Screengrabs from the Chronicle staff
Decades of playing video games have ruined me for noninteractive entertainment. My Netflix, Amazon, Hulu, and HBO GO accounts sit largely unused, opting instead for more agency in the narrative on my screens. Even my non-game viewing skews toward play these days.
Harvey Relief Done Quick (Twitch)
Miraculously put together in 48 hours, this marathon livestream collected $225,000 for the Houston Food Bank. The Games Done Quick organization biannually hosts weeklong events whose viewers donate millions to charity. This past weekend's event was unpolished and lacked the live audience, but the focus was the same: Gather the best speed-runners to complete video games with mind-boggling quickness. The depth of the speed-running rabbit hole makes explaining the subculture impossible without an academic paper's worth of exposition, but many people describe it as "ruining" or "breaking" the game. Google the name of your favorite game and "speedrun" and prepare to have your notion of being "good" at a game shattered. The donation period has ended for the event, but you can still watch the action on Twitch and donate to Harvey relief efforts and it's like you were there.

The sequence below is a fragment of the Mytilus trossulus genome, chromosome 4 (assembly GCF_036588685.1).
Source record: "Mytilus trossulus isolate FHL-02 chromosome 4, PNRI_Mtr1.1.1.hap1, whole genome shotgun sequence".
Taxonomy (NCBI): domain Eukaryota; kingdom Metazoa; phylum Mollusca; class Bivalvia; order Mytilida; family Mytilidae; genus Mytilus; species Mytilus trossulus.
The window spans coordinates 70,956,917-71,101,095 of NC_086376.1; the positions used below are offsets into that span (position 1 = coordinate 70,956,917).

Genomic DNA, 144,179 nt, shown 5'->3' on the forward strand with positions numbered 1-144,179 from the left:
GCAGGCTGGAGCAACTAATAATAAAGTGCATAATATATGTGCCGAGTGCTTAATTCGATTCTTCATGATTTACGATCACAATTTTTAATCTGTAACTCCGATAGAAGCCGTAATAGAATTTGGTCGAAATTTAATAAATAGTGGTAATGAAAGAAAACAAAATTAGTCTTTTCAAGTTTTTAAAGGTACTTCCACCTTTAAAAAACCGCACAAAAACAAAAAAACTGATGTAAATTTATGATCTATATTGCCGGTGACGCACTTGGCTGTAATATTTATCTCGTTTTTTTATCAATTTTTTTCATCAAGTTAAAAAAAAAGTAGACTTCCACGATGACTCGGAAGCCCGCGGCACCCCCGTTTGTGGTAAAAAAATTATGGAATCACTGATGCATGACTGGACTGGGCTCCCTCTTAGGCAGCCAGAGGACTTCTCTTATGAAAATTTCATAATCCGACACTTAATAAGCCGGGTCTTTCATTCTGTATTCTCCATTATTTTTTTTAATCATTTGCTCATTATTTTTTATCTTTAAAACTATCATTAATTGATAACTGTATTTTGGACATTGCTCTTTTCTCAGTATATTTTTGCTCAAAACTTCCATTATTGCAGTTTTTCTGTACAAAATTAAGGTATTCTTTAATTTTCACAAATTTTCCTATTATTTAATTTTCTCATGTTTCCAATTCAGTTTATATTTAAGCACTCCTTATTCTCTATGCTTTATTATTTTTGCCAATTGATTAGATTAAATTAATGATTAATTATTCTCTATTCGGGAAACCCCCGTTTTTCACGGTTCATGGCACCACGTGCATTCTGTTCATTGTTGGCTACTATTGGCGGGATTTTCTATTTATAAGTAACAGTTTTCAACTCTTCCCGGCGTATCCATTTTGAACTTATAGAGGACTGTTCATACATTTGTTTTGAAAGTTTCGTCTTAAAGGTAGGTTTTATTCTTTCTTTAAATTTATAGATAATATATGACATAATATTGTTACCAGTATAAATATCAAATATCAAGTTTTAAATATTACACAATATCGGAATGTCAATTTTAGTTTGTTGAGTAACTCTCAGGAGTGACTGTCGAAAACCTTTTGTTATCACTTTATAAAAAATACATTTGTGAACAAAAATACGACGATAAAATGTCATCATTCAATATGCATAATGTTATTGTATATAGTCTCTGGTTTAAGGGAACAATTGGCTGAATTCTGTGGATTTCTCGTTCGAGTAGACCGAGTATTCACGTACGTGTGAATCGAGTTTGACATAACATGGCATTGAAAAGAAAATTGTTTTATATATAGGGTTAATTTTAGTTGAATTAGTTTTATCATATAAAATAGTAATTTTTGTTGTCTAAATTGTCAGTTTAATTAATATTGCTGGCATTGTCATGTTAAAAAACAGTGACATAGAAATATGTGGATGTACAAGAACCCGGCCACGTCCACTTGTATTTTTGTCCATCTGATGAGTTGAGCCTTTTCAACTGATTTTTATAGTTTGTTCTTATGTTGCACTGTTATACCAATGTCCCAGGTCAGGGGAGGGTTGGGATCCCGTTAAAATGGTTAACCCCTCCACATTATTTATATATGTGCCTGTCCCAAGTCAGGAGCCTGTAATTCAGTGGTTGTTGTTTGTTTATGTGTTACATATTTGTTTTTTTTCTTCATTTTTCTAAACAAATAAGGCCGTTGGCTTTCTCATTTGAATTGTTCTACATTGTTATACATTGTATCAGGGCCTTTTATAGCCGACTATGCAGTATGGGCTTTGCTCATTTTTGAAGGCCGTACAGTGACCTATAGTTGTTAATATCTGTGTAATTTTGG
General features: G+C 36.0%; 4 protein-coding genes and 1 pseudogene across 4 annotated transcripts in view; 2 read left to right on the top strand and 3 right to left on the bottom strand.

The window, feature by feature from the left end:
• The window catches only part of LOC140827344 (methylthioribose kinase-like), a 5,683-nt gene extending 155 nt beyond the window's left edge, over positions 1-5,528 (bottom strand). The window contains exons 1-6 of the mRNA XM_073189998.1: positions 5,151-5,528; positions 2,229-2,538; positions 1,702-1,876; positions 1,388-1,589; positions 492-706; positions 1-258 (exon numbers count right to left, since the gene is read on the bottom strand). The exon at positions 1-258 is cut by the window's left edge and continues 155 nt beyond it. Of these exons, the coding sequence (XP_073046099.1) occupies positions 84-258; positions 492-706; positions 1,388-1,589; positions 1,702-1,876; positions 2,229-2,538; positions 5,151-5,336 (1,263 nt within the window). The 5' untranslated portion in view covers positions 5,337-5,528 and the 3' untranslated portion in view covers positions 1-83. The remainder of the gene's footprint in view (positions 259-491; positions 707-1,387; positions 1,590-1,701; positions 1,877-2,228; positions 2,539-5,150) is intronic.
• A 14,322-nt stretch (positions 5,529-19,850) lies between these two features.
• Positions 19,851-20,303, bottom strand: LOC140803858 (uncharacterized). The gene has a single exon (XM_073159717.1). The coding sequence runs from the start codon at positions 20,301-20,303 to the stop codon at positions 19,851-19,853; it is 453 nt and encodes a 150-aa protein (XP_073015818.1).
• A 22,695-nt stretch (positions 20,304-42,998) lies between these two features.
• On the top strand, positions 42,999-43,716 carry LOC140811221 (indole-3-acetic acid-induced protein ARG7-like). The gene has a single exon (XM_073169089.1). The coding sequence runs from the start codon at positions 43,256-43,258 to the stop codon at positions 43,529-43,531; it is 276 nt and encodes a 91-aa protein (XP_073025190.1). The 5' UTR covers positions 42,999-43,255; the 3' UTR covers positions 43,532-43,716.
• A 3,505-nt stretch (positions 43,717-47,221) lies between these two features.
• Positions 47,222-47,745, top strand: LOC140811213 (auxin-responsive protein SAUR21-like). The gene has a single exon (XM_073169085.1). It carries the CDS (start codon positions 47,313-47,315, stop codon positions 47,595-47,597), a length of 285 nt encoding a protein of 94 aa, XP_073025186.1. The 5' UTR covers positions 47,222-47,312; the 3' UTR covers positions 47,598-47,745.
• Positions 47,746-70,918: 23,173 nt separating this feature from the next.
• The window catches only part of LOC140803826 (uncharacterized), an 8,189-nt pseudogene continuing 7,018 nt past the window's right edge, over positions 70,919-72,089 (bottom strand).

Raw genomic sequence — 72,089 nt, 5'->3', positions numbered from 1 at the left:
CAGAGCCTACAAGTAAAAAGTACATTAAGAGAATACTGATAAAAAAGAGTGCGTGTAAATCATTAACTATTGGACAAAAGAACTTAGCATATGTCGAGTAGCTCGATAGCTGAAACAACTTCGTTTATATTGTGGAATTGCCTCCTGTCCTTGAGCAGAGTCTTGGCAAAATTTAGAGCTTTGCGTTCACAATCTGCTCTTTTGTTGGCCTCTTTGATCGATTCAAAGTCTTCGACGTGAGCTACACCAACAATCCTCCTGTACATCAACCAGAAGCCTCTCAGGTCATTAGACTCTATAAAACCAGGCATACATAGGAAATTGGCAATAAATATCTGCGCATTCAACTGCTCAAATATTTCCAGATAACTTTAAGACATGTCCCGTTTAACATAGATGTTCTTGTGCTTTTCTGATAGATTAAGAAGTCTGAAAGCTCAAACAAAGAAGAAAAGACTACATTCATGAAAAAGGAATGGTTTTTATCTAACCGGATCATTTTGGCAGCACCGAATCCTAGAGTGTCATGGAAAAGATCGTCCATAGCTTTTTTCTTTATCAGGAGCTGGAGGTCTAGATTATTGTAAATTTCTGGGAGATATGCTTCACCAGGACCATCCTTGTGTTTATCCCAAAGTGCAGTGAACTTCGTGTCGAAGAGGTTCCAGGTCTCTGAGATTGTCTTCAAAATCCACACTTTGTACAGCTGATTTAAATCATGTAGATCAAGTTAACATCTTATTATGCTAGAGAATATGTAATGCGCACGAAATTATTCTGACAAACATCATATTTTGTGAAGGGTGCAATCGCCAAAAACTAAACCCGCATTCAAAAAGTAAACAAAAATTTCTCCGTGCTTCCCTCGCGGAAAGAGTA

Character-creation technology brings the dream of putting yourself in the game to life. The days of choosing a hair and shirt color have been replaced with myriad sliders that let you set everything from eye depth to hand thickness. The results are uncanny as hell. McElroy brothers Griffin and Justin create sweet abominations and set them loose in their respective worlds in a video series for Vox Media's gaming arm, Polygon. The results are equal parts unsettling and incredibly funny. Highlights include a Cro-Magnon Angela Lansbury solving mysteries among dinosaurs and "The Final Pam" set loose on Fallout 4 to make friends with massive roaches and inanimate tin cans. The duo – two thirds of the My Brother, My Brother and Me podcast – have an undeniable chemistry that makes gaming knowledge unnecessary. Find a trove of Monster Factory videos on Polygon's YouTube channel.
– Web Editor James Renovich